AWA Houston announces award and scholarship recipients to honor trailblazing women attorneys, judges, and law students

On March 11, the Association of Women Attorneys – Houston will hold its third annual Premier Women in Law Luncheon to honor modern legal trailblazers. AWA Houston has announced the recipients of its Premier Women in Law Awards: Texas Supreme Court Justice Eva Guzman; 14th Court of Appeals Chief Justice Kem Frost; Harris County District Attorney Devon Anderson; Ruthie White, managing partner in Jackson Lewis; Lauren Waddell, founder of Waddell Law Firm; and Susan Sanchez, corporate counsel and pro bono coordinator to Exxon Mobil Corporation.

At the luncheon, the AWA Houston Foundation also will give six scholarships to second- and third-year women law students attending one of the city’s three law schools, the University of Houston Law Center, South Texas College of Law, and the Texas Southern University Thurgood Marshall School of Law. Second-year students will receive $2,500 while third-year students will receive $3,500 to help pay for expenses related to bar exam review courses.

The AWA Houston was founded in 1976 when a small group of women lawyers organized to increase opportunities for women attorneys and improve awareness of their capabilities throughout the legal community. Almost four decades later, the group has grown to 275 women who network, perform judicial candidate screening and provide judicial recommendations, mentor law students, and host CLE events. The AWA Houston luncheon will take place at the Downtown Hyatt at 11:30 in the morning. More information is available at awahouston.org.

Number of takers of the Law School Admission Test continues to bottom out

James L. Rosica
The Tampa Tribune

The number of takers of the Law School Admission Test continues to bottom out, with an 11 percent drop as of the October administration of the exam. Takers fell from 37,780 a year ago to 33,673 last month, according to the Law School Admission Council, which develops the test. The latest number is a 45 percent decline from October 2009, when law school fervor started to ebb. As of August, law school applications to American Bar Association-accredited schools nationwide were down nearly 18 percent from 2012, also according to the Law School Admission Council.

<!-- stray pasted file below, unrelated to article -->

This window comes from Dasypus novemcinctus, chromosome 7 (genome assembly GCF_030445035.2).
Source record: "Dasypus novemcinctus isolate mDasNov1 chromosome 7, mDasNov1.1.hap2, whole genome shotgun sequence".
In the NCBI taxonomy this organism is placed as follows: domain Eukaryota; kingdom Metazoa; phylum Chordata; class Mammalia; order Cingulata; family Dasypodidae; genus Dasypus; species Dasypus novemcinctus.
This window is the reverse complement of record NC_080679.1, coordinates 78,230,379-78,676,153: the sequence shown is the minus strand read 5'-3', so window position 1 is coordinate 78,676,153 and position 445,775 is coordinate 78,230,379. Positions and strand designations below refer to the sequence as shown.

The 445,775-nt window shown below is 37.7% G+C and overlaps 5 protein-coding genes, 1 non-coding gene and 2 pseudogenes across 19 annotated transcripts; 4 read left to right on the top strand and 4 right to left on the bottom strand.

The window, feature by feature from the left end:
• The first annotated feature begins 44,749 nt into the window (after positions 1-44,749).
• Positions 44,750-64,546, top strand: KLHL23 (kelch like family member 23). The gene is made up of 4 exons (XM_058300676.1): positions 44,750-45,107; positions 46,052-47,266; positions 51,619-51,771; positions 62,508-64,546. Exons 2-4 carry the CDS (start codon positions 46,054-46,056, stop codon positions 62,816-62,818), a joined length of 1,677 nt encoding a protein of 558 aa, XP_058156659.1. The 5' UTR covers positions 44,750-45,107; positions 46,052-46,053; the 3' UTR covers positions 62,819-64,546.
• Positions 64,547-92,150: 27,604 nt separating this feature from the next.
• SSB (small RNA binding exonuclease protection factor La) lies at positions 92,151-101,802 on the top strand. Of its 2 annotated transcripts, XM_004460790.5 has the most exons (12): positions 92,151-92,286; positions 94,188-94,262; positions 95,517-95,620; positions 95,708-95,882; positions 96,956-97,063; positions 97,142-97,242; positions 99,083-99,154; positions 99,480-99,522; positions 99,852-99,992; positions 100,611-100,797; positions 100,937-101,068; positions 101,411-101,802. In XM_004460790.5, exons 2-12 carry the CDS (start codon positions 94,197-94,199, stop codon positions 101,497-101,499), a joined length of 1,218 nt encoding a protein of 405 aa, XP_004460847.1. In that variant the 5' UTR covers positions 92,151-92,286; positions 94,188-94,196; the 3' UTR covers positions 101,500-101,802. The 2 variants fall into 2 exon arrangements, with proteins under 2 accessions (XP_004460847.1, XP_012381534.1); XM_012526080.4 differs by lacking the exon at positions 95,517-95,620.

You may read the full article on The Tampa Tribune's website.

TBJ Board of Editors talk social media, blogging with SMU law students

Students in the Intellectual Property Association at SMU's Dedman School of Law had the opportunity to listen to members of the Texas Bar Journal Board of Editors talk about the quickly evolving area of social media, blogging and the law on Tuesday. The board of editors met that morning on the law school campus as guests of Prof. Xuan-Thao Nguyen, who arranged the panel discussion. Board of Editors Chair Michael Smith (second from left) of Marshall blogged about the experience at EDTexweblog.com. He was joined on the panel by (from left) Mitch Smith of Beaumont, John Browning of Dallas (who teaches on the topic at SMU), and Steve Fischer of Rockport. Discussion touched on the recent Troll Tracker litigation, the dos and don'ts of lawyers as bloggers, and ethical considerations of monitoring jurors' social media presence.

10 Minute Mentor Goes to Law School

Due to its popularity among practicing members of the bar, Ten Minute Mentor has been expanded to cover topics of interest to law school students interested in learning about the ins and outs of practicing law. Visit the 10 Minute Mentor Goes to Law School website.